Manuel Galavíz: I think it's ... It is that bass line, and you know, that cumbia vibe. Even in the new location, there's always cumbias being played no matter what. And especially when we were at the downtown location, there was one gentleman in particular who works downtown. He does a lot of different jobs out there, whether it's painting or construction or just simply cleaning up the downtown area of SanTana. And don Juanito, he's, you know, you'll see him around with his cart. He's pushing a cart that would either have most of his tools, or sometimes it's a trash cart, that he's cleaning out some of the trash cans. But he'll have a little radio. And that little radio, he always has cumbia or salsa or something. And he's ... There's just something about that. Like you can hear it from far, from a distance, when he was coming by and he would just stop by and talk to us, he would be dancing as he's cleaning. There was just this kind of subtle joy that ... That's why I always remember that. There's so many moments in the lyrics that highlight these kind of mundane instances. You know, they're talking about, like "Las hojas secas, tendremos que barrer," like just, "those dry leaves that we'll have to brush up." And of course, "La Azotea" means, like a rooftop. I think it's just kind of the spaces that are not necessarily what you would consider spots to hang out at for the most part. But they are very lively social spaces… And I think it just conjures up a lot of those images.

David Castañeda: Wonderful. Well, thank you so much. This was an amazing piece of music that you shared with us and with everyone who's listening. I had such a blast. And yeah, thank you. Just thank you once again.

Manuel Galavíz: No, thank you all. The manager of the bookstore, the current manager, Marilynn Montaño, [who] I know was on an earlier episode, introduced me to this series. And y'all are doing great, great work out there. So I really appreciate everything that y'all do. There's a lot more that I want to listen to and more that I need to read up on, and [I'm] so happy that I am in these positions and around people who love music, who love art, who love to read, and can share those passions with me and recommend things. So, thank you.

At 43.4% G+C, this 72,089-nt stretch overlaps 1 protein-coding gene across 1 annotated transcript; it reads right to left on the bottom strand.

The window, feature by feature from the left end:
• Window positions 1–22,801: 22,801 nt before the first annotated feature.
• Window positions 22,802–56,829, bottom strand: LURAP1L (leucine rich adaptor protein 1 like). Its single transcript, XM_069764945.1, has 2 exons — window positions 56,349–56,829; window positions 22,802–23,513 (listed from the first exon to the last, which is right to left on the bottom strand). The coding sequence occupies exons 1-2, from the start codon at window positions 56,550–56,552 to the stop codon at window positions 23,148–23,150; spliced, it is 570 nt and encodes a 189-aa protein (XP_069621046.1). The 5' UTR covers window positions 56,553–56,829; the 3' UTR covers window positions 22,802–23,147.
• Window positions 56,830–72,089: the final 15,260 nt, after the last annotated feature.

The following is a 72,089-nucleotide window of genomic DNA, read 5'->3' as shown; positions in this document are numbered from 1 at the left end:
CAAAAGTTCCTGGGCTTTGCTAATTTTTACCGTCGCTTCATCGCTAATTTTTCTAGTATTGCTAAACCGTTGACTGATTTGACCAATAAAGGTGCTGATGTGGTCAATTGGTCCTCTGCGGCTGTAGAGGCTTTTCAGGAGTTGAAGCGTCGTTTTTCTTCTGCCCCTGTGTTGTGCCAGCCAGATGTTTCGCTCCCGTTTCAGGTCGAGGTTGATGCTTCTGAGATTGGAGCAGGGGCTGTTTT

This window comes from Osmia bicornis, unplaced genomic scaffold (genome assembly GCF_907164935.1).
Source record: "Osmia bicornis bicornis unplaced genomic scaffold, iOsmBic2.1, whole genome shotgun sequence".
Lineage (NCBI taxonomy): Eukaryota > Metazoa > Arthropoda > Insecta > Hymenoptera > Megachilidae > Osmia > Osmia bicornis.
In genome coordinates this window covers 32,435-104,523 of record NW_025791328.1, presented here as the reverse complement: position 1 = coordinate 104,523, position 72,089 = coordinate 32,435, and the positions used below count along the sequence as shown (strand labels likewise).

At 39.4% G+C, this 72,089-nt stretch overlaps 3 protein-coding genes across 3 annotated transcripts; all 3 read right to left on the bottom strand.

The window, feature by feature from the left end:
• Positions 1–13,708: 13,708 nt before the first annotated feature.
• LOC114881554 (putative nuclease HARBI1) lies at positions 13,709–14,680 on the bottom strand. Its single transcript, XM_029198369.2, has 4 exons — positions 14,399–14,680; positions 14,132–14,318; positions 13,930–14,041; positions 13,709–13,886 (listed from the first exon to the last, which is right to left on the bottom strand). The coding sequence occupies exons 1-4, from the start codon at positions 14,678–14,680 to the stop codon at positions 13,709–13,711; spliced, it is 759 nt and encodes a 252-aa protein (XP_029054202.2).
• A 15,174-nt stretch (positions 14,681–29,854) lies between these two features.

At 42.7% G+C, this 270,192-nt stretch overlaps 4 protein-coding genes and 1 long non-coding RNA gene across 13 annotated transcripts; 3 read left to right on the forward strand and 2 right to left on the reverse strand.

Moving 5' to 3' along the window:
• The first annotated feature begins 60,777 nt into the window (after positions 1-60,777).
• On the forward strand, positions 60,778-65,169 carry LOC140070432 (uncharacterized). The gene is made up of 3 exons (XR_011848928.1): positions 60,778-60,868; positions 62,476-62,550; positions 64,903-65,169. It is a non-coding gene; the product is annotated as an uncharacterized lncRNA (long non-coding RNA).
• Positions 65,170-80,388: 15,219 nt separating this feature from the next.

3. Carla Zárate Suárez

Our next interview is with Carla Zárate Suárez, a cultural promoter who has worked with LibroMobile in various capacities. In this English reenactment, I play myself, and Carla is played by Terri Richter.

ELG: Well, welcome, Carla, and thank you so much for joining us for a brief interview. In this context, I’m interviewing you as a part of the LibroMobile team; but you also play another role related to “Si Yo Fuera Una Canción,” which is that you’ve been our primary radio contact for a year and a half now. You upload the archives to the radio station so people can listen on another platform. So I wanted to point out that fact before we begin…

Now, to start off, can you describe your work with LibroMobile to our listeners? For how long and in what capacity have you worked on the project?

Carla Zárate: Wow. Well. I have known about LibroMobile for a couple of years now. I got to know them through a project I collaborated on with them, specifically with Sarah, the story project, “SanTana’s Fairy Tales”. It was a book that took true stories of real people from Santa Ana, and told them through a book and through songs. And, well, I thought that was really nice and really interesting.

ELG: It’s more than a book, right? It’s a book, but there’s also music. There have been cultural events, community events, and everything, right?

Carla Zárate: Yes, we even had an exhibition where you could see the illustrations for the stories, and also the connections between the tales in the book, and documented information about the real stories that they were based on, and a whole multimedia archive.

ELG: The amount of imagination and fantasy and creativity centered around [the “SanTana FairyTales”] project takes my breath away! It’s incredible. And all of this is centered around this community, Santa Ana. It’s very, very specific; but universal at the same time. And that’s something I want to point out to listeners. It’s a really lovely example of how a very specific focus on one place, one group of people, a few specific stories, can be of global importance, or even universal importance.

Carla Zárate: Yes, they’re classic stories that apply perfectly to our reality. Like our mini-universe, right? of Santa Ana, but they also apply to universal values, the real, the magical and the fantastical all at the same time.

ELG: Yeah. Well I think that connects really well to the song you chose to represent your relationship with the LibroMobile project and the people who promote it.